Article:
By Iran Review
By Ebrahim Rahimpour*
Xi Jinping, Secretary General of China’s Communist Party and the President of the People’s Republic of China, is to visit the Islamic Republic of Iran on January 22 and 23, upon an official invitation by his Iranian counterpart, Hassan Rouhani, and after paying similar visits to Saudi Arabia and Egypt. During his stay in Tehran, the Chinese president will be heading a high-ranking political and economic delegation. Jinping’s accompanying delegation will consist of a large number of senior Communist Party and government officials, including members of the Political Bureau of the Communist party, deputies to prime minister, ministers and high-ranking officials, as well as senior officials of major Chinese state-run organs and companies. Xi Jinping’s visit to Iran will come 14 years following a visit to the Islamic Republic of Iran by the former Chinese president, Jiang Zemin. It will be also his fifth official meeting with Rouhani after the latter was elected president. Previous meetings between the two heads of state occurred on the sidelines of international and regional meetings in Bishkek (2013), Jakarta (April 2015), and New York (during the current year), and also during Rouhani’s official visit to Beijing in June 2014.
According to available historical documents, official relations between Iran and China date back to more than 2,000 years ago and to the time when the Ashkanid dynasty ruled the Iranian Plateau and China was under the rule of the Han dynasty. Since that time and especially through the historical Silk Road, trade and cultural exchanges prospered in the course of time between these two ancient and pacifist cultures on the two sides of the Old Continent, and those relations have continued up to the present time. Following reestablishment of political relations between the two countries in modern times and since 45 years ago, especially following victory of the Islamic Revolution in Iran, bilateral relations between Tehran and Beijing entered a new phase, which was marked with all-out expansion of cooperation between the two countries in all fields on the basis of mutual respect, non-interference in each other’s internal affairs and protection of both sides’ national interests.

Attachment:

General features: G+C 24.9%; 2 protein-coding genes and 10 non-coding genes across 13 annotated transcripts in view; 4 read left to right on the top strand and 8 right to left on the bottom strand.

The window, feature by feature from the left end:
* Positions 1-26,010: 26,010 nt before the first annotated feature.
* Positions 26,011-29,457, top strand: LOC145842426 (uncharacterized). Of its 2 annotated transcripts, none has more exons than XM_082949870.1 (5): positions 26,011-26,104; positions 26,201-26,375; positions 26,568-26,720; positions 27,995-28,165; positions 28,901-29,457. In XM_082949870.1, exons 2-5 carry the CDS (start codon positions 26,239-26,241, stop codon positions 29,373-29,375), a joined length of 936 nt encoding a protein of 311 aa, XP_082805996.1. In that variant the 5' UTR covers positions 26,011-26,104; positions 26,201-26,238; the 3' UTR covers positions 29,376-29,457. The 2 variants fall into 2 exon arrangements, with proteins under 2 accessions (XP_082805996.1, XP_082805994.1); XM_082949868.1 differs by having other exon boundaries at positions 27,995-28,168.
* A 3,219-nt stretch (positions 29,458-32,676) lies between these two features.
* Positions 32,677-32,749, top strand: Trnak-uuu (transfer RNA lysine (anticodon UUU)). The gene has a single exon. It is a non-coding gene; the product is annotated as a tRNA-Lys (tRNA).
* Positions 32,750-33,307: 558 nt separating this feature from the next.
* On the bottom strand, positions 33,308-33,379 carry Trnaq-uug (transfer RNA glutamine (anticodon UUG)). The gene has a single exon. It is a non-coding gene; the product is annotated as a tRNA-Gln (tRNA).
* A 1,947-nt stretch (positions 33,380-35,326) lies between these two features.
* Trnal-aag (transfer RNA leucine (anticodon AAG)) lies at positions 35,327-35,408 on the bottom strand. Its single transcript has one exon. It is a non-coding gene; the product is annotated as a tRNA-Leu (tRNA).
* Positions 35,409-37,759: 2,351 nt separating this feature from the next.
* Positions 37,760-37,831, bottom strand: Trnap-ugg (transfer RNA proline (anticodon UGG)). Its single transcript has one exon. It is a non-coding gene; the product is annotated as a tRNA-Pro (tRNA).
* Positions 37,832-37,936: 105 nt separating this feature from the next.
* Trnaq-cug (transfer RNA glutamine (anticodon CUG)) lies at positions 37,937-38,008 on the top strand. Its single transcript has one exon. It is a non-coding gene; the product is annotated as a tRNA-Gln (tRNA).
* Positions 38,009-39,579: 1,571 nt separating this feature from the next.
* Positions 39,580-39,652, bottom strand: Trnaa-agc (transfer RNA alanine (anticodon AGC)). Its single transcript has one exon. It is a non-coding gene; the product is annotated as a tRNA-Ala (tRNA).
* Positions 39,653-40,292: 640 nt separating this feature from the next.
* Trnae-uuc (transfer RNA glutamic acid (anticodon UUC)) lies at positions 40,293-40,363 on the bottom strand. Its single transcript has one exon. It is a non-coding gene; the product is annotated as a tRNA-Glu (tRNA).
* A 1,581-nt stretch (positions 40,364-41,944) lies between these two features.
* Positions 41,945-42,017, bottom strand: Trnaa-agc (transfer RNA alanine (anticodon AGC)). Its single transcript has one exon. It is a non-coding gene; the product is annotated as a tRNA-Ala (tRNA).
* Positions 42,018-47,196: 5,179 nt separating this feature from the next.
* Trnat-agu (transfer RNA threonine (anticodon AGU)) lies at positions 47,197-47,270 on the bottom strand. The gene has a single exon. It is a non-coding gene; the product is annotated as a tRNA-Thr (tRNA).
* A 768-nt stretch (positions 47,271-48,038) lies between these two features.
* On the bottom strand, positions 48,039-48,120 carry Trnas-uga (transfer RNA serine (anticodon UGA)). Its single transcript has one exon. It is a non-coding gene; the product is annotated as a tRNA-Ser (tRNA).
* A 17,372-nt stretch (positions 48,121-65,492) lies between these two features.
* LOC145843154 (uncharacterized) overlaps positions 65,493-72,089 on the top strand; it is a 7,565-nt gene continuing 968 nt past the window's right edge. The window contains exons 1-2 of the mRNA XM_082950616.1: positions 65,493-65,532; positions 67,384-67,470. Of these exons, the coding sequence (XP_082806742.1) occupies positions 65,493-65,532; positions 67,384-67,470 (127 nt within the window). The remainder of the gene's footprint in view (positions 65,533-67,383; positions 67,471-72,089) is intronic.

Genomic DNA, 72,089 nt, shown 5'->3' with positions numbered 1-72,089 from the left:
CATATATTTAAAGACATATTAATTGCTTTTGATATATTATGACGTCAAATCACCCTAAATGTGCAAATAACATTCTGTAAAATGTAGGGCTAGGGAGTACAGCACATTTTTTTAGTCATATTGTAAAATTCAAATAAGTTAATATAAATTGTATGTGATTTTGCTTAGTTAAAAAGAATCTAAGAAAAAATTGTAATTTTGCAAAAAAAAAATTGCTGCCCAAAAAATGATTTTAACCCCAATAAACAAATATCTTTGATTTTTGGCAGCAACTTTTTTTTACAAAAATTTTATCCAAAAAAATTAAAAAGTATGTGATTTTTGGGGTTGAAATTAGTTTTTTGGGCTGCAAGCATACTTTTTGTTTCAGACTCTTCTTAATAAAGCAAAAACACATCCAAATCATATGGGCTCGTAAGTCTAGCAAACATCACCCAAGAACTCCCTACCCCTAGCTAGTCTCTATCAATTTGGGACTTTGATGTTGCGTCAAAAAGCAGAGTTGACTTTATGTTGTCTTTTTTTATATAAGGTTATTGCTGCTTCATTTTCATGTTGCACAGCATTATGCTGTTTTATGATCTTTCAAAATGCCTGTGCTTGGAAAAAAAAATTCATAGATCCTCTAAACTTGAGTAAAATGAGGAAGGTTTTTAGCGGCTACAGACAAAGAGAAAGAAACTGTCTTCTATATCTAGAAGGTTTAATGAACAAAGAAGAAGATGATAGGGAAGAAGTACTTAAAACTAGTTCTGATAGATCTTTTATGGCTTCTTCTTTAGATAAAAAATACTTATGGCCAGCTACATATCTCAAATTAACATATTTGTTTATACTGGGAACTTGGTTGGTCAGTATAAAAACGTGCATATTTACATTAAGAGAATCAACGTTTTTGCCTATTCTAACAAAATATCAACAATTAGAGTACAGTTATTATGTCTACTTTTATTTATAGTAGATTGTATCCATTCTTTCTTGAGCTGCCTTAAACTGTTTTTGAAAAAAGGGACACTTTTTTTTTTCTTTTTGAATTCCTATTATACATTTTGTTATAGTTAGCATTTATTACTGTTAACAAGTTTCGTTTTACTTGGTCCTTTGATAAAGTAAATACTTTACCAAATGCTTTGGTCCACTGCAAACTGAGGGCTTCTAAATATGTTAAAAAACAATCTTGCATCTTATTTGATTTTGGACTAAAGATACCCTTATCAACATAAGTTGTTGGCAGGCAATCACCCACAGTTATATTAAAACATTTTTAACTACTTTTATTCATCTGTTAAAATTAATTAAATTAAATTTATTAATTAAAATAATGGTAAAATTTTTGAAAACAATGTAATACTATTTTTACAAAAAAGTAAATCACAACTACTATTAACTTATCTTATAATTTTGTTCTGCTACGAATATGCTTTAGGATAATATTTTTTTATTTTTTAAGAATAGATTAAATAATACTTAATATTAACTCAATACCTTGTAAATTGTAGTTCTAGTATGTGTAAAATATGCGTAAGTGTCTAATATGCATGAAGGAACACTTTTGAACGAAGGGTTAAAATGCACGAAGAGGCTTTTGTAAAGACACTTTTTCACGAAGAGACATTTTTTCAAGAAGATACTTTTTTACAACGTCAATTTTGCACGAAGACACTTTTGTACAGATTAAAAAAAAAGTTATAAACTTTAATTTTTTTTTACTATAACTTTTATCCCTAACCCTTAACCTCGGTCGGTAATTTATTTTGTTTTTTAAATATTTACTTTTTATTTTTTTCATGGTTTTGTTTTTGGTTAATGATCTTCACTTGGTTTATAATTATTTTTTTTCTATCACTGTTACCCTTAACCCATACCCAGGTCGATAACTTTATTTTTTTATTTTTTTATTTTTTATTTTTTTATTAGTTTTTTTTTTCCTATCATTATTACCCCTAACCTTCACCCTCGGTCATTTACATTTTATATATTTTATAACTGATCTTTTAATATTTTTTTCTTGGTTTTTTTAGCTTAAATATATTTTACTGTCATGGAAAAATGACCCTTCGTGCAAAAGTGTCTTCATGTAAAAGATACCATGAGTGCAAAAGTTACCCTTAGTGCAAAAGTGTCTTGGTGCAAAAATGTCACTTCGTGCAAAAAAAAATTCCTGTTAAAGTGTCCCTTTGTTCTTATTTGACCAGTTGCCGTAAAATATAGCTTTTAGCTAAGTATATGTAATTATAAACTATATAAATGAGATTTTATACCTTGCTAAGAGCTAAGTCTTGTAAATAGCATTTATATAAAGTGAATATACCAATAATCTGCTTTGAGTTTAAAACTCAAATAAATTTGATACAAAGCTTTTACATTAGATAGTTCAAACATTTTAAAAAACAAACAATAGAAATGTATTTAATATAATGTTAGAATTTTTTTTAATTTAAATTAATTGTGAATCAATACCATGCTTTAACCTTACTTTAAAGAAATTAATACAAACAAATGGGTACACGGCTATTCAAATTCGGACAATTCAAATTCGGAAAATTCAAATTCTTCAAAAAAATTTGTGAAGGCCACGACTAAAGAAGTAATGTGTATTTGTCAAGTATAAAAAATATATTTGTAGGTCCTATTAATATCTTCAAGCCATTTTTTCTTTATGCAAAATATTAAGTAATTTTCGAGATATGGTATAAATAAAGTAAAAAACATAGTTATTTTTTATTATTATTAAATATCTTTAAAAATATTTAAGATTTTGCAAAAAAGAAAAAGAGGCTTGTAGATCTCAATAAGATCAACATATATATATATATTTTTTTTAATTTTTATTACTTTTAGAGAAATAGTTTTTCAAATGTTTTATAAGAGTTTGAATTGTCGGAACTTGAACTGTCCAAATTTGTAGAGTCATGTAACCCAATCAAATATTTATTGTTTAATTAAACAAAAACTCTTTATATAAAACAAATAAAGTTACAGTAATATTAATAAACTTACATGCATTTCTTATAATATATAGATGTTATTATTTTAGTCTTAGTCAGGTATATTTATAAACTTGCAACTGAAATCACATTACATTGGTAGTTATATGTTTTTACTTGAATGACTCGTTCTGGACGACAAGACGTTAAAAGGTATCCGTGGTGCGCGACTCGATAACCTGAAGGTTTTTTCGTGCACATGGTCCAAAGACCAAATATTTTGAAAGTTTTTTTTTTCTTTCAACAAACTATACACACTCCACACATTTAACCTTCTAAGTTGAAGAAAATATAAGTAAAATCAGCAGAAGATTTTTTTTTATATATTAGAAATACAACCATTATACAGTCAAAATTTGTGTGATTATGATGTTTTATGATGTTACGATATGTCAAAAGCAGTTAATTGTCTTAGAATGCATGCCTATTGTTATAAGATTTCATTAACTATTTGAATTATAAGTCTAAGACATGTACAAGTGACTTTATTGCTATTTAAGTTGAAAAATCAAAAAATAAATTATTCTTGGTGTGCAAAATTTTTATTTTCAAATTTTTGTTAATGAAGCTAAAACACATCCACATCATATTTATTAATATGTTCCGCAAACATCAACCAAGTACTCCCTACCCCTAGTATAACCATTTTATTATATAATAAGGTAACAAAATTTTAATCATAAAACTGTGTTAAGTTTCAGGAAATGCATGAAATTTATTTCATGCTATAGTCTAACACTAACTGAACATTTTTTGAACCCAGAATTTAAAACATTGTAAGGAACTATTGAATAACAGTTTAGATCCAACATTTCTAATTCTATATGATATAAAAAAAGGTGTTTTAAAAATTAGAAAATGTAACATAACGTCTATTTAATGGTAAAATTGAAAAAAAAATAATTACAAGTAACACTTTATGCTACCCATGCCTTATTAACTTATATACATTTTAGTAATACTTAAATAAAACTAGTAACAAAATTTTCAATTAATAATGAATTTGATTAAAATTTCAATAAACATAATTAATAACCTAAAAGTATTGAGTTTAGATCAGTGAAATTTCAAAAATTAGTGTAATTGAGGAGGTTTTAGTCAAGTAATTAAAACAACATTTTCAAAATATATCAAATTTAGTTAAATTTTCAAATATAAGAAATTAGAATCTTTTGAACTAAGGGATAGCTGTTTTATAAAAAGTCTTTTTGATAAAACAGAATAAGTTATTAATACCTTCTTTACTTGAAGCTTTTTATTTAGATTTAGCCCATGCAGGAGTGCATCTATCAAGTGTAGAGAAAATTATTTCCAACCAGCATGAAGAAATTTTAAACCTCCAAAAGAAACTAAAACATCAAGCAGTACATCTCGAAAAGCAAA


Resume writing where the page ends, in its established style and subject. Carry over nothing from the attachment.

In this way, due to numerous historical and cultural commonalities as well as abundance of common political views between the two sides on various regional and international issues, on the one hand, and the complementary role of the two countries’ economies, on the other hand, necessary ground was provided for all-out growth and development of relations under guidance of the two countries’ leaderships. These relations have stood the test of time over more than three decades now.
By implementing correct economic policies since the late 1970s and also through perseverance of its nation, the People’s Republic of China has turned into a great and effective power in the world. As a result, China is currently the world’s second biggest economy, the biggest exporter of technical and engineering goods and services in the world, and a country with the biggest foreign exchange reserves. China, at the same time, is the biggest importer of crude oil, which makes it the main driving force behind the world’s economic growth. The country is also among the biggest consumers of energy and its huge consumer market, with a population of 1.4 billion, has been always a top priority for commodity exporters from other parts of the world. As a result, during the past years, China has come up as the foremost trade partner of Iran, the biggest customer of our country’s crude oil and the most important market for Iran’s goods and non-oil exports.